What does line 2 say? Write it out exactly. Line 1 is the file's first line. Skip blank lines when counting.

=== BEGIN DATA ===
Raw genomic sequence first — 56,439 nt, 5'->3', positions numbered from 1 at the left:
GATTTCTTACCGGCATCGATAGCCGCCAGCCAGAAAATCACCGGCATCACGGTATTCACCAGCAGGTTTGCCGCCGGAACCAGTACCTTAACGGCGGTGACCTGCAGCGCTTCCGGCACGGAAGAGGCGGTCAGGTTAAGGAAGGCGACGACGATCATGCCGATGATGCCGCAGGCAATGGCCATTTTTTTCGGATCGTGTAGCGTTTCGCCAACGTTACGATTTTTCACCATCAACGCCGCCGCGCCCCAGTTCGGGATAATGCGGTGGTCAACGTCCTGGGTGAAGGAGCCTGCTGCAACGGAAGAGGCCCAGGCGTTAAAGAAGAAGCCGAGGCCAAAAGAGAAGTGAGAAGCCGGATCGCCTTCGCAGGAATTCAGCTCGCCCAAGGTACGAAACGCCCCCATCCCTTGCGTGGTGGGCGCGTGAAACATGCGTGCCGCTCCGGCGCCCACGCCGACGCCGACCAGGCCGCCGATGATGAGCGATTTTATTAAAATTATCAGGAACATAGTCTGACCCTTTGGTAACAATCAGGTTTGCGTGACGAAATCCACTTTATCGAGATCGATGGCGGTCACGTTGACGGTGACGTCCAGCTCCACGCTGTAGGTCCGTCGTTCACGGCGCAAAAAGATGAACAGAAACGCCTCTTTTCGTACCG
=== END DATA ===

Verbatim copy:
GATTTCTTACCGGCATCGATAGCCGCCAGCCAGAAAATCACCGGCATCACGGTATTCACCAGCAGGTTTGCCGCCGGAACCAGTACCTTAACGGCGGTGACCTGCAGCGCTTCCGGCACGGAAGAGGCGGTCAGGTTAAGGAAGGCGACGACGATCATGCCGATGATGCCGCAGGCAATGGCCATTTTTTTCGGATCGTGTAGCGTTTCGCCAACGTTACGATTTTTCACCATCAACGCCGCCGCGCCCCAGTTCGGGATAATGCGGTGGTCAACGTCCTGGGTGAAGGAGCCTGCTGCAACGGAAGAGGCCCAGGCGTTAAAGAAGAAGCCGAGGCCAAAAGAGAAGTGAGAAGCCGGATCGCCTTCGCAGGAATTCAGCTCGCCCAAGGTACGAAACGCCCCCATCCCTTGCGTGGTGGGCGCGTGAAACATGCGTGCCGCTCCGGCGCCCACGCCGACGCCGACCAGGCCGCCGATGATGAGCGATTTTATTAAAATTATCAGGAACATAGTCTGACCCTTTGGTAACAATCAGGTTTGCGTGACGAAATCCACTTTATCGAGATCGATGGCGGTCACGTTGACGGTGACGTCCAGCTCCACGCTGTAGGTCCGTCGTTCACGGCGCAAAAAGATGAACAGAAACGCCTCTTTTCGTACCG